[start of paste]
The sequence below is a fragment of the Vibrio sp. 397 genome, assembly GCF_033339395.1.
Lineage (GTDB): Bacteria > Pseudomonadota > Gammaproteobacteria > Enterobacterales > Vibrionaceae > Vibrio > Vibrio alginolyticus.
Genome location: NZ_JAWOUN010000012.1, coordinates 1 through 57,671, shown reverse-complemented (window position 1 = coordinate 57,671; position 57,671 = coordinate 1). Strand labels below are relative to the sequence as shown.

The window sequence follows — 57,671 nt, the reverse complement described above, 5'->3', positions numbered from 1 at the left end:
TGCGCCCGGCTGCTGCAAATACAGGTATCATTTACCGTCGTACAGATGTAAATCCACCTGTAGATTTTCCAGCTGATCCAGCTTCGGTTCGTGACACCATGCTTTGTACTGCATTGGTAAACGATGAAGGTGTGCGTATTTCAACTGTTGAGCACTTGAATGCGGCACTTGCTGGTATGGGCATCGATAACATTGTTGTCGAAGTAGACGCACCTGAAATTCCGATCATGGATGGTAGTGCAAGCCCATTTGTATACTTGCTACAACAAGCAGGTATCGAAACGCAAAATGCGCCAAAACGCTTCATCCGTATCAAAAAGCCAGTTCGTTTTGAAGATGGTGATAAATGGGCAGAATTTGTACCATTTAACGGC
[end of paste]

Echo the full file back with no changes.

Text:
The sequence below is a fragment of the Vibrio sp. 397 genome, assembly GCF_033339395.1.
Lineage (GTDB): Bacteria > Pseudomonadota > Gammaproteobacteria > Enterobacterales > Vibrionaceae > Vibrio > Vibrio alginolyticus.
Genome location: NZ_JAWOUN010000012.1, coordinates 1 through 57,671, shown reverse-complemented (window position 1 = coordinate 57,671; position 57,671 = coordinate 1). Strand labels below are relative to the sequence as shown.

The window sequence follows — 57,671 nt, the reverse complement described above, 5'->3', positions numbered from 1 at the left end:
TGCGCCCGGCTGCTGCAAATACAGGTATCATTTACCGTCGTACAGATGTAAATCCACCTGTAGATTTTCCAGCTGATCCAGCTTCGGTTCGTGACACCATGCTTTGTACTGCATTGGTAAACGATGAAGGTGTGCGTATTTCAACTGTTGAGCACTTGAATGCGGCACTTGCTGGTATGGGCATCGATAACATTGTTGTCGAAGTAGACGCACCTGAAATTCCGATCATGGATGGTAGTGCAAGCCCATTTGTATACTTGCTACAACAAGCAGGTATCGAAACGCAAAATGCGCCAAAACGCTTCATCCGTATCAAAAAGCCAGTTCGTTTTGAAGATGGTGATAAATGGGCAGAATTTGTACCATTTAACGGC